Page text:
Beijing reminds foreigners to behave during Olympics

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  1. #1

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    Beijing reminds foreigners to behave during Olympics

    From Reuters, in the Sydney Morning Herald today:


    Beijing reminds foreigners to behave during Olympics

    June 2, 2008 - 5:14PM

    The organisers of this summer's Beijing Olympics have reminded foreigners coming to China for the Games to behave, warning them that everything from protesting without permission to sleeping outdoors is banned.

    The extensive list, written only in Chinese and put on the organisers' official website (The Official Website of the Beijing 2008 Olympic Games), also said that that buying Olympics' tickets did not guarantee a visa into the country.

    Entry would be banned to anyone who was intent on "subversion" upon arriving in China, those with mental illnesses and sexually transmitted diseases and people who wished to engage in prostitution, the rules read.

    "Foreigners must respect Chinese laws while in China and must not harm China's national security or damage social order," the rules said.

    The stability-obsessed government, determined to ensure the Olympics go off without a hitch, has in the last several months tightened controls on visas, residence permits for foreigners, and places of entertainment.

    The handbook warns the estimated 500,000 overseas visitors who are expected to come to Beijing this August that China is still a country with many off-limits areas and beholden to bureaucracy and public security organs.

    "Not all of China is currently open to foreigners, and if foreigners do not have permission they should not go into areas not opened it," it reads.

    "Foreigners must carry with them relevant documents. The police, in the course of doing their job, have the right to check foreigners' passports and other documents," the handbook says, adding foreigners must register with the police upon arrival.

    The government has denied keeping a blacklist of what it considers potentially troublemaking journalists, but is desperate to avoid activists from human rights or pro-Tibet groups from staging protests at the Games, hence tougher visa controls.

    "Foreign spectators will not necessarily automatically get visas just because they have bought Olympic tickets, and still need to apply for visas in accordance with the rules at Chinese embassies," the list says.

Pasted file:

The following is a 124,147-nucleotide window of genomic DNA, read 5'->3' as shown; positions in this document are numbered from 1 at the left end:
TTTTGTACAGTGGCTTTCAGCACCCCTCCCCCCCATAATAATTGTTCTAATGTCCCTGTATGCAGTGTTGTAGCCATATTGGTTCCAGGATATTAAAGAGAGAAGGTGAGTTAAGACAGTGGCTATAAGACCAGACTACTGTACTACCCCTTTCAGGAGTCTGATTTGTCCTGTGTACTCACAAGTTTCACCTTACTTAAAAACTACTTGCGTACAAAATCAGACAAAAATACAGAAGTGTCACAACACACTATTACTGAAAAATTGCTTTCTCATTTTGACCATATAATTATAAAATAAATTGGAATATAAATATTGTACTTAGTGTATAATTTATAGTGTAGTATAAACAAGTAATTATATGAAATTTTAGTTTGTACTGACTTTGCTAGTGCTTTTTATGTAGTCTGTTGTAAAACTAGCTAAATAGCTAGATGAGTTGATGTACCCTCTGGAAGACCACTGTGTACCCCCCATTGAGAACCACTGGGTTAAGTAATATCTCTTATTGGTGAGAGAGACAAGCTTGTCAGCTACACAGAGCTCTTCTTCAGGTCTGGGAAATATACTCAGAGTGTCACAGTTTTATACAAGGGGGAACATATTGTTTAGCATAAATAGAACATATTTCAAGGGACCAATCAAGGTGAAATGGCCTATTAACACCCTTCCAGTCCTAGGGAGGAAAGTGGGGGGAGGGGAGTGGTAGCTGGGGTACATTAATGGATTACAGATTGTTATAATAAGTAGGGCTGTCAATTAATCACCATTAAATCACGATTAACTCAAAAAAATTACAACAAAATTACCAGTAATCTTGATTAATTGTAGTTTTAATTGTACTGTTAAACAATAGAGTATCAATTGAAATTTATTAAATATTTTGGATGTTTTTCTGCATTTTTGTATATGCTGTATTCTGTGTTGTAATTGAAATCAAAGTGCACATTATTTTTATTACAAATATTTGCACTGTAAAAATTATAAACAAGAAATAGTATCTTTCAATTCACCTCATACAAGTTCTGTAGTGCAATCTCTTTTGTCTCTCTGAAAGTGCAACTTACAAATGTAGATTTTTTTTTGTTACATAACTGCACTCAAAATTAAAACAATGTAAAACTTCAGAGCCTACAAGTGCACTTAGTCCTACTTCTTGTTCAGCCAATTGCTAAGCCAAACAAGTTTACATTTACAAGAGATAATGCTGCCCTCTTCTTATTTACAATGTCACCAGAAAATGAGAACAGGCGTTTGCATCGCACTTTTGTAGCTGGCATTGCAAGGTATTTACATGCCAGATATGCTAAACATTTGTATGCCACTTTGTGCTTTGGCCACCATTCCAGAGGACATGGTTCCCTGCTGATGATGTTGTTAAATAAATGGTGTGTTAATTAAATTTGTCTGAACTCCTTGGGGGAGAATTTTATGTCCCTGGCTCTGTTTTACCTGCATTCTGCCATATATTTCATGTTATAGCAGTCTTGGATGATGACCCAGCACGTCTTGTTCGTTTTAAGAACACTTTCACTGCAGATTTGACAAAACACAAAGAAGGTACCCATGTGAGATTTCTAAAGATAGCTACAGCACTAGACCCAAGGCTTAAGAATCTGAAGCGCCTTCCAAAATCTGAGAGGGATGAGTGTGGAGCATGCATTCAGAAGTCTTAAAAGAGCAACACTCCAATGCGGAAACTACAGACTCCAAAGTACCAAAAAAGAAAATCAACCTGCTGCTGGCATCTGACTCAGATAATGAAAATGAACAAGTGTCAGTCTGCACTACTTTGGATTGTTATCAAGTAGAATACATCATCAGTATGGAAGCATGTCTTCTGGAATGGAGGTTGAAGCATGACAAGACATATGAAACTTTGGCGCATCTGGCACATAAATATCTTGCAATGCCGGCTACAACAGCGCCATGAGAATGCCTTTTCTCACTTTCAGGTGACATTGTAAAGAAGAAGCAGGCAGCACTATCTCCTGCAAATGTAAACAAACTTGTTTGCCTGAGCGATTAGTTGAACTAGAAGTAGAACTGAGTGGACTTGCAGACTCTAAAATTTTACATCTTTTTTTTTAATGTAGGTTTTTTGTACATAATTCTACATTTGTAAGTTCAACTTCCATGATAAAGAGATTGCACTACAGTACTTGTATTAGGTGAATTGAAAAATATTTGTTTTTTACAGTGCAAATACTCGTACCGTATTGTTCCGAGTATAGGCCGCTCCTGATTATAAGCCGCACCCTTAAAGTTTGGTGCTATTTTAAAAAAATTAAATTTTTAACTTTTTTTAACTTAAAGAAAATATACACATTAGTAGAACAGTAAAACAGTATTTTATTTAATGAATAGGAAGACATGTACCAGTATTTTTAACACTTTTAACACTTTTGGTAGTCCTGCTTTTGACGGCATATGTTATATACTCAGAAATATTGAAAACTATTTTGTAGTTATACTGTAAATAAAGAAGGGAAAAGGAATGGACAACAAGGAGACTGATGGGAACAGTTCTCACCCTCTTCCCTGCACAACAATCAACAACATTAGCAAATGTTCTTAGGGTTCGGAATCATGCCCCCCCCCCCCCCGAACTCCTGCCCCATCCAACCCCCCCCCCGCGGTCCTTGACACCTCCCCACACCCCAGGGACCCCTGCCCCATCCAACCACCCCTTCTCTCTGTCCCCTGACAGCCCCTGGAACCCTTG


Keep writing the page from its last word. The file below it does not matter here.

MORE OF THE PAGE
The handbook also outlines six activities which are illegal at cultural or sporting events, which include waving "insulting banners", attacking referees or players and smoking or lighting fireworks in venues.

    And you can forget about sleeping outdoors to save a bit of money.

    It's banned, in order to "maintain public hygiene and the cultured image of cities".

    Reuters


    Beijing reminds foreigners to behave during Olympics - News - Travel


  2. #2

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    Nothing outrageous there...


  3. #3

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    Quote Originally Posted by Stoob:
    Nothing outrageous there...
    How 'bout: Entry would be banned to anyone who was intent on "subversion" upon arriving in China, those with mental illnesses and sexually transmitted diseases...

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    Will there be boxes on the visa application forms for this? Because how else will the border guards know whether someone has a mental illness (most are not always accompanied by outward physical signs!) or a sexually-transmitted disease (well other than having everyone's genitals swabbed on arrival and then have them sit in a room to await the results).


  5. #5

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    ontheroad - don't most countries have a health declaration that needs to be filled in before entering?

    What is the Inspection Process?
    A: All persons arriving at a port-of-entry to the United States are subject to inspection by U.S. Customs and Border Protection (CBP) Officers. CBP Officers will conduct the Immigration, Customs and Agriculture components of the Inspections process. If a traveler has health concerns, he/she will be referred to a Public Health Officer for a separate screening.
    Ok, perhaps mental illness is a bit of a stretch - as it probably rules out half the american population that consumes prozac and xanax like peanuts.

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    I didn't want to go anyway, neither did I.


  7. #7

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    Entry would be banned to anyone who was intent on "subversion"
    I cannot imagine any government that would be happy to let such people enter their country.

  8. #8

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    Quote Originally Posted by ontheroad:
    How 'bout: Entry would be banned to anyone who was intent on "subversion" upon arriving in China, those with mental illnesses and sexually transmitted diseases...
    That applies to a lot of countries.

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    Quote Originally Posted by Stoob:
    Nothing outrageous there...
    Not really sure what: "...adding foreigners must register with the police upon arrival." means.

    So, if I fly into Beijing, where do I register? Immigration card details enough? Visa application details enough? Or where do I see the police to register?

  10. #10

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    I think going through immigration qualifies as registering. Atleast for short term stays. Long term seems to be diff.

    Don't quote me though if you get arrested for not showing up at the nearest PSB.


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